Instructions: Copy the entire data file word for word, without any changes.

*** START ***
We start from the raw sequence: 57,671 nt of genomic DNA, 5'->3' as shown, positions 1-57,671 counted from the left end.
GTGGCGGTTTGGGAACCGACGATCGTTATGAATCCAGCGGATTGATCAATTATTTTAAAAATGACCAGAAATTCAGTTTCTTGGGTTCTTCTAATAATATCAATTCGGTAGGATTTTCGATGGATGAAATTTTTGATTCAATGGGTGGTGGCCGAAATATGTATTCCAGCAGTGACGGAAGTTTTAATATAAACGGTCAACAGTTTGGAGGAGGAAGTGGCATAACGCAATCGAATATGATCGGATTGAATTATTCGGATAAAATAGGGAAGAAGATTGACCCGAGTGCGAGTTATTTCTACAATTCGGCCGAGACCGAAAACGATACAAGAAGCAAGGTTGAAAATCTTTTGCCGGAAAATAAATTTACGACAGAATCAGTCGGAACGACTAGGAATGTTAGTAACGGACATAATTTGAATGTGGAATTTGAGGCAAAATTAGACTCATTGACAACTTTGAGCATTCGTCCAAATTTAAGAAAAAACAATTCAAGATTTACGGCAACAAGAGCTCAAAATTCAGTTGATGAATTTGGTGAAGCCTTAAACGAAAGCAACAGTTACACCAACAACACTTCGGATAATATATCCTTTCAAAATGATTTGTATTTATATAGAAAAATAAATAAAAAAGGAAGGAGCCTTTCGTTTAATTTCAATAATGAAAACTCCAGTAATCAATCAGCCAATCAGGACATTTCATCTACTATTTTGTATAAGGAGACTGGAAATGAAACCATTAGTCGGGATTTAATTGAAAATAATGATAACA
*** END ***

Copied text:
We start from the raw sequence: 57,671 nt of genomic DNA, 5'->3' as shown, positions 1-57,671 counted from the left end.
GTGGCGGTTTGGGAACCGACGATCGTTATGAATCCAGCGGATTGATCAATTATTTTAAAAATGACCAGAAATTCAGTTTCTTGGGTTCTTCTAATAATATCAATTCGGTAGGATTTTCGATGGATGAAATTTTTGATTCAATGGGTGGTGGCCGAAATATGTATTCCAGCAGTGACGGAAGTTTTAATATAAACGGTCAACAGTTTGGAGGAGGAAGTGGCATAACGCAATCGAATATGATCGGATTGAATTATTCGGATAAAATAGGGAAGAAGATTGACCCGAGTGCGAGTTATTTCTACAATTCGGCCGAGACCGAAAACGATACAAGAAGCAAGGTTGAAAATCTTTTGCCGGAAAATAAATTTACGACAGAATCAGTCGGAACGACTAGGAATGTTAGTAACGGACATAATTTGAATGTGGAATTTGAGGCAAAATTAGACTCATTGACAACTTTGAGCATTCGTCCAAATTTAAGAAAAAACAATTCAAGATTTACGGCAACAAGAGCTCAAAATTCAGTTGATGAATTTGGTGAAGCCTTAAACGAAAGCAACAGTTACACCAACAACACTTCGGATAATATATCCTTTCAAAATGATTTGTATTTATATAGAAAAATAAATAAAAAAGGAAGGAGCCTTTCGTTTAATTTCAATAATGAAAACTCCAGTAATCAATCAGCCAATCAGGACATTTCATCTACTATTTTGTATAAGGAGACTGGAAATGAAACCATTAGTCGGGATTTAATTGAAAATAATGATAACA